A MULTI-DIMENSIONAL SPACE FOR LEARNING DESIGN REPRESENTATIONS AND TOOLS

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Francesca Pozzi
15 November 2012

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by Pozzi F. , Persico D., Earp J.

 

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A MULTI-DIMENSIONAL SPACE FOR LEARNING DESIGN REPRESENTATIONS AND TOOLS

A MULTI-DIMENSIONAL SPACE FOR LEARNING DESIGN REPRESENTATIONS AND TOOLS

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(REVISED) A MULTI-DIMENSIONAL SPACE FOR LEARNING DESIGN REPRESENTATIONS AND TOOLS

(REVISED) A MULTI-DIMENSIONAL SPACE FOR LEARNING DESIGN REPRESENTATIONS AND TOOLS

added by Francesca Pozzi

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Andrew Brasher
6:57pm 28 December 2012 (Edited 7:55am 3 January 2013)


The chapter is well written in that the language used presents the ideas in an easy to read fashion. However, the structure of the chapter confused me in that there is no section which clearly states what the dimensions of the framework are. After reading the “Discussion: mapping representations within the framework” section I believe that the framework consists of the dimensions presented in figures 1 and 2, and dos not include other dimensions mentioned elsewhere in the chapter (for example, the continuums identified by Gibbons et al. on page 2). I suggest that after the discussion of various dimensions (and before the “Discussion: mapping representations within the framework” section), that the authors clearly summarise the dimensions of their proposed framework. If some of the dimensions discussed (e.g. those attributed to Gibbons et l.) are not used in the final framework it would be useful to know why not.

 

In the "Discussion: mapping representations within the framework” section, several representations are discussed, but not  mapped onto the axes used in figures 1 and 2. It would be helpful to see the representations discussed presented on the axes used for figures 1 and 2.

 

On page 9, the authors discuss  representations which combine visual and textual elements, and state that positioning these 'double representations' within the framework is 'more complex'. Though the authors do return to  this issue within their conclusions, I would like to see the authors discuss the additional complexity posed by these representations, and suggest some first steps (e.g. specific research questions) which would be  a move towards a framework which could cope with such 'double'  representations.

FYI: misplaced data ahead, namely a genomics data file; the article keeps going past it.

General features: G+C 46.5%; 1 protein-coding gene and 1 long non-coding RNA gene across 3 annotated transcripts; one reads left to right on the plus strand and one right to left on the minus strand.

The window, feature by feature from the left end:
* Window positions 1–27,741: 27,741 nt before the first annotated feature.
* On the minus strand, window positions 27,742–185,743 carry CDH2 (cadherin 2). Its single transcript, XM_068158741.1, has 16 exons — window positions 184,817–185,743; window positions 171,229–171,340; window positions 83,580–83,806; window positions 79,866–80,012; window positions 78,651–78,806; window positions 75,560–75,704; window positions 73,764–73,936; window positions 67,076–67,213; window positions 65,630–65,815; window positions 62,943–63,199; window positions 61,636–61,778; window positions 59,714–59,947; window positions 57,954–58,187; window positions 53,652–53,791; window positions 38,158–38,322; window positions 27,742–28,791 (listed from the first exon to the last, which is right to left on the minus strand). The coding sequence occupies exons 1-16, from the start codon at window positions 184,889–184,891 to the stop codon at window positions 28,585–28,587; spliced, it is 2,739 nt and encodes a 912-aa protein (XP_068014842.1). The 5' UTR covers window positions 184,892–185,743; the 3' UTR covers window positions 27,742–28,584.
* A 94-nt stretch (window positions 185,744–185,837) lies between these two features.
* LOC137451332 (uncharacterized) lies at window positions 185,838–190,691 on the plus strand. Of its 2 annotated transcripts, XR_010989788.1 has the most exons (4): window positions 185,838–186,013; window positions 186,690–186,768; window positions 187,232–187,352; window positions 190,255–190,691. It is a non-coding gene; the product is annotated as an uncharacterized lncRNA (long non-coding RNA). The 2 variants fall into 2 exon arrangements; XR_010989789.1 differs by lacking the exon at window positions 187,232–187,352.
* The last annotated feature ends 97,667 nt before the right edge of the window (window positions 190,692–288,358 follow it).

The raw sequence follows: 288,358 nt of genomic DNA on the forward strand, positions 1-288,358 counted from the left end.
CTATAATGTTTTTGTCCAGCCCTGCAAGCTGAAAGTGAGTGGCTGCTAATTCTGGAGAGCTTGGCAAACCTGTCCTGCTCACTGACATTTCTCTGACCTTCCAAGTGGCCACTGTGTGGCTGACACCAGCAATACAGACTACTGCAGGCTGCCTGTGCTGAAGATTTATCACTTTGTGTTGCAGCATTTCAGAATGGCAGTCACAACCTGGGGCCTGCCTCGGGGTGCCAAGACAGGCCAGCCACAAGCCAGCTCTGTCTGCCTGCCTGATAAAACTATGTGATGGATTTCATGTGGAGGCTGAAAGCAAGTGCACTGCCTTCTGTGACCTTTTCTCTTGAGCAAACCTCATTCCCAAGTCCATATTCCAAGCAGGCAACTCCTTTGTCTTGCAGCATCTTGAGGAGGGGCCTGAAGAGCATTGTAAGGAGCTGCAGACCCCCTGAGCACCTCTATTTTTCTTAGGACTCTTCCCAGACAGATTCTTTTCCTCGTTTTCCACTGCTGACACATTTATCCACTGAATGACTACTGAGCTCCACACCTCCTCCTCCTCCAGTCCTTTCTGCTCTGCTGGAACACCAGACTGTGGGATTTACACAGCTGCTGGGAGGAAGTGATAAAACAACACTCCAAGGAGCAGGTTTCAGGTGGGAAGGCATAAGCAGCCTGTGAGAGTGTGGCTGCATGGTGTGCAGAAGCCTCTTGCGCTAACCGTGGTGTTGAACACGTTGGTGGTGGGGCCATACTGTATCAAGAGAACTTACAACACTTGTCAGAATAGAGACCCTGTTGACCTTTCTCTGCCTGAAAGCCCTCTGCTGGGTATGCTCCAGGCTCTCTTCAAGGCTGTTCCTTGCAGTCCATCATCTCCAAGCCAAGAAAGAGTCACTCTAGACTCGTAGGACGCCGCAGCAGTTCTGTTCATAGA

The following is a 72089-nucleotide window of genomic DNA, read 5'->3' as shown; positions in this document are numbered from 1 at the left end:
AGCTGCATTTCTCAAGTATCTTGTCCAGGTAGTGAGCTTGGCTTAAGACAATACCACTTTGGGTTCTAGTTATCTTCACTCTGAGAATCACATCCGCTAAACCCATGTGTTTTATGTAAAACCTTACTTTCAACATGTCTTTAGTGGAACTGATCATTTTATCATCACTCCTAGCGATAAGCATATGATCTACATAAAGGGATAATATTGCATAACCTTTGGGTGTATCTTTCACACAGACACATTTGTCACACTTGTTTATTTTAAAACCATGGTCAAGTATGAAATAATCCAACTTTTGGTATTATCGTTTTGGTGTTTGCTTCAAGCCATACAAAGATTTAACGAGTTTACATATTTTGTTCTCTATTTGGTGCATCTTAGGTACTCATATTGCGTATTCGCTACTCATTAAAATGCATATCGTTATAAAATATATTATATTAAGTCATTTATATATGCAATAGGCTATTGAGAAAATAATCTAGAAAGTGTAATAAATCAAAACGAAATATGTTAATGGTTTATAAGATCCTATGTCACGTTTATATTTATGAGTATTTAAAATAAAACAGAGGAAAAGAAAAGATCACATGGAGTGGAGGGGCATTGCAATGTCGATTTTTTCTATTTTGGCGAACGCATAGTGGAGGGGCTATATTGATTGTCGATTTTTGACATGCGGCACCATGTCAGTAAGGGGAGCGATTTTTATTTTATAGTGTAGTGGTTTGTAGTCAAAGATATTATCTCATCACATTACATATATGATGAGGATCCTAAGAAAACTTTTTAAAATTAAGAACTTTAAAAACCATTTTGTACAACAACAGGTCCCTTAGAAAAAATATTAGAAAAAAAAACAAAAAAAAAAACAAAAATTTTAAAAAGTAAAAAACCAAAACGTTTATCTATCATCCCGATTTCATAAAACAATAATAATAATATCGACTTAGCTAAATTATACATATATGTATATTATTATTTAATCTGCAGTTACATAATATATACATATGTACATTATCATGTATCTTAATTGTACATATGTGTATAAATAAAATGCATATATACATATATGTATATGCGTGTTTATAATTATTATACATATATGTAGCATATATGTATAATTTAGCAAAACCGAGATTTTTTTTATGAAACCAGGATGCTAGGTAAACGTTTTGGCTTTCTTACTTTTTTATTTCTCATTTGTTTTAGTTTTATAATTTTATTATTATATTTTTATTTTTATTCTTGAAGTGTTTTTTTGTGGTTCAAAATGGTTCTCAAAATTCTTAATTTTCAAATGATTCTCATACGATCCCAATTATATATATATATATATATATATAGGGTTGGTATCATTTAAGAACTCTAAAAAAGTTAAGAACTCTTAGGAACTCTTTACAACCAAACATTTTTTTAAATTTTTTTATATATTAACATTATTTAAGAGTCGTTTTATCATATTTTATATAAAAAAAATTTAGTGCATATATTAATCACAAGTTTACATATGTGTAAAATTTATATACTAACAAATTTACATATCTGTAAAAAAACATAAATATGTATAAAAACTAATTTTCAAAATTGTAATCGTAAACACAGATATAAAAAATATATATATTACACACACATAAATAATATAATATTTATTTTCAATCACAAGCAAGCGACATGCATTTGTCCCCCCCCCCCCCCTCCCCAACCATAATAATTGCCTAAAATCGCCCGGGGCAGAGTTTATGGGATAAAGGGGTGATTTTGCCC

The conclusions  state that the framework is 'fairly sound', and that 'the main aim of the framework is to help practitioners orient themselves in the field and researchers identify areas where further investigation is needed'. 'Fairly sound' seems a strange phrase to use! If it is to be desscribed as 'sound, then I think that the authors need to present some evidence that it does help practitioners orient themselves, and/or that it helps researchers identify areas needing further research before describing it as 'fairly' sound. One way of doing this would be to use the framework to identify some specific areas for further research into learning design represntations.

 

Overall, I found the paper interesting and it  makes a useful contribution towards classifying and relating different learning design representations.

 

Best wishes

 

Andrew

Simos Retalis
3:57pm 5 June 2013


This chapter is well written. It discusses various representations of learning designs. It can act as a complementary resource to from other chapters in this field that discuss about LD representations.

There only few issues that need to be clarified:

  • On page 3, the authors claim that LD textual representation “facilitates instantiation of the design artifact in a specific context and thus increases the potential for reuse”. This is not entirely correct due to the ambiguity of the language used by designers as well as the non standardized “skeleton” of a LD in a textual format. The authors need to elaborate on this topic.
  • On page 8, they claim that Pedagogical Patterns help in communicating the overall design and sharing it with others for reuse. They do a comparison between Design Narratives and  Pedagogical Patterns. I believe that Flow Learning Patterns, like the CFLP by Dimitriadis et al., and the e-learning design patterns first appeared at the ELEN EU project and then continued by Goodyear et al., should also be mentioned (apart from the Pedagogical Patterns) since the way of presenting the solution to a pattern is very vivid (it contains graphical elements). Also CFLP have been used widely.
  • Concerning the tools, like WebCollage and CADMOS the authors should mention that their creators’ attempts are to bridge the design and enactment. Thus, not only formal languages aim at enactment but tools have managed to do so quite effectively (WebCollage with .LRN – CADMOS with Moodle).

Overall it is a nice and helpful chapter with excellent references that will attract the attention of the reader.

Francesca Pozzi
12:59pm 21 June 2013


Hi Andrew and Simos,

thank you very much for your useful suggestions, which have helped to improve the paper. 

I think we have adressed all your requests.

Best,

Francesca Donatella and Jeff

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